Medical proceedures today are often still primitive, medieval. But is is all we have.  Each decides for himself.

I have enjoyed everything you've written since joining,

max

Georges Calvez
Posts: 229
Joined: Sep 2018

Hi Max,

Things in the UK and Europe are different to the US, the drug companies are not allowed to advertise anything to patients much stronger than analgesics for headaches, indigestion mixtures, cold cures, etc.
Anything that is on prescription is nixed, all adverts have to be targeted at doctors or other health care professionals eg in specialist professional publications. They have a few sneaky ways round this, for instance my dentist gives out appointment cards given to him by a company that makes prescription mouthwash, etc but the ban is near total.
We do not face ads like this that try to make what is a serious drug that should be given only on the basis of informed medical opinion seem like a life style choice.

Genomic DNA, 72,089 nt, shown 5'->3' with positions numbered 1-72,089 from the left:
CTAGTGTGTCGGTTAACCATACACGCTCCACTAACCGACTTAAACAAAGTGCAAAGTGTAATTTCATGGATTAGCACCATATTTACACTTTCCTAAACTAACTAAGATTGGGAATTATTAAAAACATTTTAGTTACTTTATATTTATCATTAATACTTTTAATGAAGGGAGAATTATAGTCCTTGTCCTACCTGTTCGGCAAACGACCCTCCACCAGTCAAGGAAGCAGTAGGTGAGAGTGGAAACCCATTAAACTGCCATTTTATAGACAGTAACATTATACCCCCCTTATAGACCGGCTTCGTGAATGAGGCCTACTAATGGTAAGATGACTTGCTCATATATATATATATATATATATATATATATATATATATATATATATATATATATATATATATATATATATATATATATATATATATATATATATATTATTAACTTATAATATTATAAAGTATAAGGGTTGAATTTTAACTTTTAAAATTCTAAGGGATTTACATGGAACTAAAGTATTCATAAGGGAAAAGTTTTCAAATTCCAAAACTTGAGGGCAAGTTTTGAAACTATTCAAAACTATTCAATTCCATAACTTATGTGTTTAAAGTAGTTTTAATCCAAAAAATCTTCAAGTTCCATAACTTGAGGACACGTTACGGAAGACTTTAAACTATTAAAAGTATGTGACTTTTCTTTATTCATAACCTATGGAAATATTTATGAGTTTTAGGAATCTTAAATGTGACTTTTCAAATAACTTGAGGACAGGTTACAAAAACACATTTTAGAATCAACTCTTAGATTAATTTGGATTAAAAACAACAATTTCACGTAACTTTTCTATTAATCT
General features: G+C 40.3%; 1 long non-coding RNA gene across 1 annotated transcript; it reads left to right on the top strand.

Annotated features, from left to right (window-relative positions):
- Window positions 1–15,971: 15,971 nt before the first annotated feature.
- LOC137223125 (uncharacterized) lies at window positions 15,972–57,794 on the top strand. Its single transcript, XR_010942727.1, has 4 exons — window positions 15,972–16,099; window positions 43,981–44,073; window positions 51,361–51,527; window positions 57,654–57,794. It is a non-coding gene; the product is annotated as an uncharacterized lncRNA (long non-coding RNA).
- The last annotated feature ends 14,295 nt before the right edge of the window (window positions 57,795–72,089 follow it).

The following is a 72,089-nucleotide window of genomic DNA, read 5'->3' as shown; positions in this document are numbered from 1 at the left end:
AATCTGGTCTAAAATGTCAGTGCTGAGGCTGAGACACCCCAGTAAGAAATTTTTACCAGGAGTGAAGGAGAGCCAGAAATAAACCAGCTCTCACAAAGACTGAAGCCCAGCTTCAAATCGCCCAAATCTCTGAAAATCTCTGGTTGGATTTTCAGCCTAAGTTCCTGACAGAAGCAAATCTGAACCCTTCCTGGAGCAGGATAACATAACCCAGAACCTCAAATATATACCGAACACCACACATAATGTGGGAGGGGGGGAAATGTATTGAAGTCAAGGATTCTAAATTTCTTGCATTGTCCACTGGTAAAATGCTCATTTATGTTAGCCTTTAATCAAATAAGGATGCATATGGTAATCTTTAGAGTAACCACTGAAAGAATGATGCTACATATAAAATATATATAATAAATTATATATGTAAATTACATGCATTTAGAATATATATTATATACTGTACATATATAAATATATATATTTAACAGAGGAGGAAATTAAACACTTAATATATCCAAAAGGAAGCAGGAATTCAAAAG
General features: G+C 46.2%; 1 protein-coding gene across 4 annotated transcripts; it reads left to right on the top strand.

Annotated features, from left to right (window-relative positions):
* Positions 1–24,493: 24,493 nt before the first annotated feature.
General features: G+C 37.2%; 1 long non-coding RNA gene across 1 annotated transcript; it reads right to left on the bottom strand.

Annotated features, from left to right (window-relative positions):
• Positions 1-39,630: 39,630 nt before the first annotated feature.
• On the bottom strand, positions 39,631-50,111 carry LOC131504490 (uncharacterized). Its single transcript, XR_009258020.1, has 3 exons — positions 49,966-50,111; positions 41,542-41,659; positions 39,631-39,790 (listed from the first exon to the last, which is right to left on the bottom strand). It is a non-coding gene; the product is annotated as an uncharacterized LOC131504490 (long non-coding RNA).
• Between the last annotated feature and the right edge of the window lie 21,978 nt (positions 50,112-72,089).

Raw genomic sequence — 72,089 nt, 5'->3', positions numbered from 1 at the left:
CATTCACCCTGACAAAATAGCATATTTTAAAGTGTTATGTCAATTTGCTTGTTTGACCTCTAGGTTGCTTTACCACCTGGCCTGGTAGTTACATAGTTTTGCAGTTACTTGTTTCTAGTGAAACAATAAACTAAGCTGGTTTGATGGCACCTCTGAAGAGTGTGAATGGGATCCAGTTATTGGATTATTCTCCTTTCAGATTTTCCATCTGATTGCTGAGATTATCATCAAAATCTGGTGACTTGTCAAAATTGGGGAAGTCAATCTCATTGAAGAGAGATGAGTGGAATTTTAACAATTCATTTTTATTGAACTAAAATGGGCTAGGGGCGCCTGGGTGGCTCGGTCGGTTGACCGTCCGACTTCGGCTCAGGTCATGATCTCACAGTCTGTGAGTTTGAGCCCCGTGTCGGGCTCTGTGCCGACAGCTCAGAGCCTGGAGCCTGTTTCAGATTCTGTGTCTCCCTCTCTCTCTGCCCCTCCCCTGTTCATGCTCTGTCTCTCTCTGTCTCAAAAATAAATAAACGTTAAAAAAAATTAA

https://firmagon.com/
I take your point that people with prostate cancer are lucky compared with the majority of cancer patients; not many cancers only take 3% of the people that develop the disease, if it is caught really early you can walk away with almost outpatient type treatment with an excellent chance that you will just continue your life.
Even high risk cases will get radiation and / or surgery and an extended period of hormone therapy with a better than 50% chance of total recovery, even if that fails management with hormones can give you decades of life. It is only in the last ditch that chemo appears.